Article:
Children's Literature serves many purposes for children, and the teaching of such literature should correlate with those purposes. Thomas Gunning explains that children's literature should be taught in an effort to elicit an "aesthetic" response as well as an "efferent" response. In an effort to elicit aesthetic responses, teachers should encourage students to articulate their personal feelings, insights, and attitudes; or they can be encouraged to picture and imagine themselves in the character's setting or participating in the character's actions. Also while reading, a good reader generates questions about what's being read, hypothesizes about what will happen, extends the story by creating new parts or a new story, and lastly makes associations with other stories. Finally, children should be encouraged to discuss literature and bridge gaps between their lives and the text, thereby understanding the text as it applies to their lives. When expecting to elicit efferent responses such as literary elements (who, what, when, where), readers focus on the ideas and information embodied in the text. Gunning also explains that children should be exposed to a wide variety of genres to create a balance that allows children to differentiate between facts and fiction in order to have different literary perspectives on World War II. In this unit, I plan to begin with The Butter Battle Book (picture book) to provide an introduction; The American Girls Collection: Meet Molly, Molly Learns a Lesson Molly's Surprise Happy Birthday Molly, Molly Saves the Day, and Changes for Molly by Valerie Tripp (historical fiction) and Rosie the Riveter:. Women Working on the Home Front in World War II, by Penny Colman (non-fiction) will be core books for the development of the unit; and the unit will culminate with a selected tale in Peace Tales (folktales) by Margaret Read McDonald.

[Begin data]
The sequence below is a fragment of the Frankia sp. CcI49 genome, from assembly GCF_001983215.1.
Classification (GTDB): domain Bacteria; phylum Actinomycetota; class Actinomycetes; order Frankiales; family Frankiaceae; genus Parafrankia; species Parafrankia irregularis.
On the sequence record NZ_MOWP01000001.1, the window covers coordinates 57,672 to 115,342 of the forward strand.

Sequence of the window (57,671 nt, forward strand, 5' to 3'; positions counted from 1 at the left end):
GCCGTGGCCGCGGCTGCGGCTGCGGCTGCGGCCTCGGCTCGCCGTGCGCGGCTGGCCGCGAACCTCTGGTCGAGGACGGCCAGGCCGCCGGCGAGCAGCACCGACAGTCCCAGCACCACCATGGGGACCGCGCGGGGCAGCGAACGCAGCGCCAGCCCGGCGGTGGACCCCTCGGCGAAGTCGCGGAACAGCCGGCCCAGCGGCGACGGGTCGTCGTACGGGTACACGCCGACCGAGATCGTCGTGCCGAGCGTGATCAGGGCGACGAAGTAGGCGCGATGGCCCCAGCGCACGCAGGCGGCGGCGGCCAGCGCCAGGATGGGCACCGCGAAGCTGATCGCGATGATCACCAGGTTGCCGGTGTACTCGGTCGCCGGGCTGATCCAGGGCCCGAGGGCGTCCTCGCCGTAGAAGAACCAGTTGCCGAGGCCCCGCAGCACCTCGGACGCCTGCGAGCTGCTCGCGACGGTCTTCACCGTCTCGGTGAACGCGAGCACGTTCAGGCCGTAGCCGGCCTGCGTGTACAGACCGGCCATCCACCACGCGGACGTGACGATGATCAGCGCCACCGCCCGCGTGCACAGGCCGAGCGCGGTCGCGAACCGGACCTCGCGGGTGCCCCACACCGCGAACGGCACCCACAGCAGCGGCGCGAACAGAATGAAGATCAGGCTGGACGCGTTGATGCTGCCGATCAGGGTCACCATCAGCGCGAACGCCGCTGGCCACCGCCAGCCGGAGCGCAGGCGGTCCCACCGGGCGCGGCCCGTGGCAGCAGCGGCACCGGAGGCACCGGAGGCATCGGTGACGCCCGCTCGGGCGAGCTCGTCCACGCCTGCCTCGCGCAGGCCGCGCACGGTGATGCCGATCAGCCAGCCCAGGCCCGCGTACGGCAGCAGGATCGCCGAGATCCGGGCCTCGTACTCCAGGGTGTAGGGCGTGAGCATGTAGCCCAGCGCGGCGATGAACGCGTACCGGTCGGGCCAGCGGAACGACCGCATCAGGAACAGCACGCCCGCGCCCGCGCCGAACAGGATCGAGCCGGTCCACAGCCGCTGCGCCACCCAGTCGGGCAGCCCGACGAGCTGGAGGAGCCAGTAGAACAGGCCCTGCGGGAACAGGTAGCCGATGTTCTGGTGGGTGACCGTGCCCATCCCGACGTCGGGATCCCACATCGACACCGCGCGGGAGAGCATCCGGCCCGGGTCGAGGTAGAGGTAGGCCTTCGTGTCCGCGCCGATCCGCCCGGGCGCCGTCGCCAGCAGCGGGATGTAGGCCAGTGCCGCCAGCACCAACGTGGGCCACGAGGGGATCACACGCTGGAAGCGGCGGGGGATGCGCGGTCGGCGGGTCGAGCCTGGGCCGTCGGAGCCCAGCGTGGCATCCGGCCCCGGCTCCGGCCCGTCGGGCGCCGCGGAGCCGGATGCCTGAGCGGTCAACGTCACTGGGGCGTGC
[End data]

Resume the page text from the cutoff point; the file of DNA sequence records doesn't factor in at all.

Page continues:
Using a picture book, students will examine the question "What is war"? The Butter Battle Book by Dr. Seuss will explore this question, the nature of war, the events that lead to war, and characteristics of society at war. This book complements the unit because children will be able to see the concept of war humorously, yet realize its serious effects on societies and countries. Picture books are useful to a social studies curriculum because:

1.They include information that is not always present in textbooks.
2.They contain entertaining illustrations for the visual learner.
3.They allow anticipatory activities and stimulate thought for new concepts.
4.They serve as springboards into discussion and writing on a desired topic.

The Butter Battle Book

In this book, two communities, separated by a wall, have been at war for generations. The Zooks and the Yooks are at war because of the different ways to butter bread. Each community attempts to create the largest, strongest, most destructive weapon to outdo the other. Dr. Seuss uses patterned rhymes and humorous illustrations to depict the concept of war, and how war affects attitudes and behaviors of society.

Although fictitious, The American Girls Collection: Meet Molly, Molly Learns a Lesson, Molly's Surprise, Happy Birthday Molly, Molly Saves the Day, and Changes for Molly by Valerie Tripp will help to create the image of war through a child's eye, and make it possible for students to respond to the factors that affected the lives of Americans during the war. Linda Levistik in Fact and Fiction: Literature in the Curriculum, outlines the following as ways that historical fiction can influence students' imaginative entry into the past:

1. Personalizing history: powerful themes are presented through the eyes of individuals who communicate the personal, emotional, and psychological impact of living in and through historical events and eras.
2. Exploring human experience: children are able to explore both the best and worst of human behavior.
3. Probing cause and effect: historical fiction carries readers along a timeline while involving the reader in cause and effect lessons about society.
4. Interpreting the past: through many different interpretations children are able to identify point of view as well as how the events of the period affected people.
5. Teaching the past: historical fiction can be an effective component to any social studies program.

Meet Molly